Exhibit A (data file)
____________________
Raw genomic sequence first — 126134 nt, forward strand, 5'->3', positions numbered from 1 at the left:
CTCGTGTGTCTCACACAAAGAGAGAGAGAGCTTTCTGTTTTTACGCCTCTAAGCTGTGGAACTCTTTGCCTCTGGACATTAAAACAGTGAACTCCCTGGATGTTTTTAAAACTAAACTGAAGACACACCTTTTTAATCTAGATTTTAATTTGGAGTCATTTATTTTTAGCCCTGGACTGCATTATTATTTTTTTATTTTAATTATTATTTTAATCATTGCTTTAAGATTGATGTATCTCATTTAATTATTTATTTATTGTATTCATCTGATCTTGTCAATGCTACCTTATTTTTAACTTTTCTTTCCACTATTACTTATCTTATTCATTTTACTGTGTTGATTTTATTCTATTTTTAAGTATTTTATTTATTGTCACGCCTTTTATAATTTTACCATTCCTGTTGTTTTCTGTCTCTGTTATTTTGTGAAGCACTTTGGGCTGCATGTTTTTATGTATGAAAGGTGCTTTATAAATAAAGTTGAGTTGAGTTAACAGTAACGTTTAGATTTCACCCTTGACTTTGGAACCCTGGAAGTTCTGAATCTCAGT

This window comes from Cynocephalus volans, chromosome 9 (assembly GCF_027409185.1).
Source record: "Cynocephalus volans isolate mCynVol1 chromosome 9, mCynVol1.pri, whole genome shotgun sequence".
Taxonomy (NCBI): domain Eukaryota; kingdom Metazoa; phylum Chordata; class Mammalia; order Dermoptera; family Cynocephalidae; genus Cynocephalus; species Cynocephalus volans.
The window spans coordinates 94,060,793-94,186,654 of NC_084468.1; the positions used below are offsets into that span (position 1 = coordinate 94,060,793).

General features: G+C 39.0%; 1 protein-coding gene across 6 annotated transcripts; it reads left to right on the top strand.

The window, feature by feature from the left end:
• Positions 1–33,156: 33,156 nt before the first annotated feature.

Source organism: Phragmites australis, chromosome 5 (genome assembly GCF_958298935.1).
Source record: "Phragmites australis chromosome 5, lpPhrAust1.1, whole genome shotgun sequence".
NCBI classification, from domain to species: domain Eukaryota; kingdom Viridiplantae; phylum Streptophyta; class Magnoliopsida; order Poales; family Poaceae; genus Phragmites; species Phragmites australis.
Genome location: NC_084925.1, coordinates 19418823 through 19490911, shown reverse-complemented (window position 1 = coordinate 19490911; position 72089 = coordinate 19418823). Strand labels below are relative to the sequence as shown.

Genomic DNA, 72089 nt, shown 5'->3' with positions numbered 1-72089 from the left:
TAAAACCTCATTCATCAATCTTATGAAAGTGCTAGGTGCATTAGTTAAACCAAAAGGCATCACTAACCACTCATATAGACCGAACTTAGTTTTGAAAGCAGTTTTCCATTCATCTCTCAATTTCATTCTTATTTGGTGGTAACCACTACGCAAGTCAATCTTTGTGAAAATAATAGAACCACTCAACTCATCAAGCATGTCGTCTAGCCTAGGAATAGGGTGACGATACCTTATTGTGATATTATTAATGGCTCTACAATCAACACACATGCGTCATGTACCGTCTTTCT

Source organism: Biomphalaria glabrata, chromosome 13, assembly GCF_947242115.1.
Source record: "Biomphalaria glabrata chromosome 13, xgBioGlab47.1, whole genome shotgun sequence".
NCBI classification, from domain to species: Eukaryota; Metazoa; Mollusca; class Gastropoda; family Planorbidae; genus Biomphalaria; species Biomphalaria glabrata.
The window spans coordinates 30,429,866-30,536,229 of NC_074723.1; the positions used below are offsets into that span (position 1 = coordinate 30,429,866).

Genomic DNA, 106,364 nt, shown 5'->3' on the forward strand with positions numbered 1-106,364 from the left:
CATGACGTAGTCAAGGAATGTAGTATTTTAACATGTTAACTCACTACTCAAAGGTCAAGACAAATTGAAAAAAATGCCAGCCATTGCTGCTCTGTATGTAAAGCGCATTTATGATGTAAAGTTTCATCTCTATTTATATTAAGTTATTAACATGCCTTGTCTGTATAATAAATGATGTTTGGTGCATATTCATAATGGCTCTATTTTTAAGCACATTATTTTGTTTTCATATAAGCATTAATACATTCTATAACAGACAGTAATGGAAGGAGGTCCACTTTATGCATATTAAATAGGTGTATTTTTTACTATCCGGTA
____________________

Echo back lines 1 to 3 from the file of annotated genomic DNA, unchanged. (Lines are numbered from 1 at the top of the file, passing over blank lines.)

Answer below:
Raw genomic sequence first — 126134 nt, forward strand, 5'->3', positions numbered from 1 at the left:
CTCGTGTGTCTCACACAAAGAGAGAGAGAGCTTTCTGTTTTTACGCCTCTAAGCTGTGGAACTCTTTGCCTCTGGACATTAAAACAGTGAACTCCCTGGATGTTTTTAAAACTAAACTGAAGACACACCTTTTTAATCTAGATTTTAATTTGGAGTCATTTATTTTTAGCCCTGGACTGCATTATTATTTTTTTATTTTAATTATTATTTTAATCATTGCTTTAAGATTGATGTATCTCATTTAATTATTTATTTATTGTATTCATCTGATCTTGTCAATGCTACCTTATTTTTAACTTTTCTTTCCACTATTACTTATCTTATTCATTTTACTGTGTTGATTTTATTCTATTTTTAAGTATTTTATTTATTGTCACGCCTTTTATAATTTTACCATTCCTGTTGTTTTCTGTCTCTGTTATTTTGTGAAGCACTTTGGGCTGCATGTTTTTATGTATGAAAGGTGCTTTATAAATAAAGTTGAGTTGAGTTAACAGTAACGTTTAGATTTCACCCTTGACTTTGGAACCCTGGAAGTTCTGAATCTCAGT

This window comes from Cynocephalus volans, chromosome 9 (assembly GCF_027409185.1).